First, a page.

Friday, February 21, 2020
Money laundering, structuring, implications of Lordianto v The Queen  HCA 39
Money laundering can be committed recklessly. When you add that fact to what you have learnt from Lordianto v The Queen  HCA 39 (13 November 2019), the implications are startling.
Suppose you are expecting a large deposit in your bank account, say $100,000. As far as you can see, there is no reason why that would not appear in your bank account as a single transaction.
Surprisingly, you find that there has been a series of deposits, each under $10,000, to make up the expected $100,000. For example, 11 deposits: 10 of $9,990 and one of $100.
Knowing what you do know, after reading Lordianto and learning about cuckoo smurfing, you must be alert to the risk that what has gone on is called structuring, and it is an offence against the anti-money laundering legislation.
Structuring is arranging transactions to avoid detection by agencies who have due diligence obligations under that legislation. In New Zealand, it is an offence against the Anti-money Laundering and Countering Financing of Terrorism Act 2009, s 101.
This is not your offence, but the question is whether you know that there is a risk that structuring has been committed, and whether objectively it is unreasonable for you to take that risk. This recklessness comes into play because it is a way that money laundering can occur. And you are presumed to know the law, for example the prescribed threshold for the bank having to report the relevant transaction, as set out in the AML/CFT (Definitions) Regulations 2011.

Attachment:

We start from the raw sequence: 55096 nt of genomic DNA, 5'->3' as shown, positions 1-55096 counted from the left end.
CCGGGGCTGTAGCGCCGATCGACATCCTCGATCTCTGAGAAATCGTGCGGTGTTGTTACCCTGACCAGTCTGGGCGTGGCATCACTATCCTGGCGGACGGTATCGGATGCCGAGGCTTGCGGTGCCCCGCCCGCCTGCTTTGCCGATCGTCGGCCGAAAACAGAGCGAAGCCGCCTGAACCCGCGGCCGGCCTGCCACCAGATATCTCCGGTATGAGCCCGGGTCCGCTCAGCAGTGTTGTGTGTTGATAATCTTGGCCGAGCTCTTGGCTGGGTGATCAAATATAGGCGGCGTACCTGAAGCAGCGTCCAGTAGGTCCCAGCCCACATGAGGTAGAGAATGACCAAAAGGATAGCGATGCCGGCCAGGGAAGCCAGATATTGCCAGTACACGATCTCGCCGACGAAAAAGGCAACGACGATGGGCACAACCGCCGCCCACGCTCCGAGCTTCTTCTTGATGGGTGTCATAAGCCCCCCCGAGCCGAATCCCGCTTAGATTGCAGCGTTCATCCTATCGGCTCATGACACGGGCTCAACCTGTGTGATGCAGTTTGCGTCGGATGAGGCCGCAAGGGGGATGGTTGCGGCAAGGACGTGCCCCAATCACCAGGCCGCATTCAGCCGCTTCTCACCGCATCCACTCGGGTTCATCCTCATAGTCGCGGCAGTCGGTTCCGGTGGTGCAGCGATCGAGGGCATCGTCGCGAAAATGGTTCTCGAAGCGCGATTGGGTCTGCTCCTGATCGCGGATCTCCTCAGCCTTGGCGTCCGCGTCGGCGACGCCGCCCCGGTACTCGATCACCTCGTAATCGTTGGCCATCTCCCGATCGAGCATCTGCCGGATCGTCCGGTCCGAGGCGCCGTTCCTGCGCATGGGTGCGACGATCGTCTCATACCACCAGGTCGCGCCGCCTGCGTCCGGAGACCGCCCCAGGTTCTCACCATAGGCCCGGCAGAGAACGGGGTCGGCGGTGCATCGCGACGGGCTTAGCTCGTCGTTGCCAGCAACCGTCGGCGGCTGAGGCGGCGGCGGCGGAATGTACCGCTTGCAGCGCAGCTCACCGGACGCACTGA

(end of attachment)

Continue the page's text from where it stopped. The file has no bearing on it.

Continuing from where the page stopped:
Money laundering is an offence defined in s 243 of the Crimes Act 1961. If you “deal with” the deposits, by transferring them (or strictly in legal terms, exercising your rights pursuant to the chose in action referable to the credit in your account) to anyone, and that dealing involves concealment (which it necessarily does, because concealment is defined to include converting it from one form to another), with the necessary state of mind, the offence of money laundering is committed.
Recklessness as to whether the deposits are proceeds of the offence of structuring is the catch that could easily criminalise a person who in all other respects expects to be the recipient of lawful funds.
Furthermore, the structured funds could be restrained under the Criminal Proceeds (Recovery) Act 2009, preventing you from accessing them.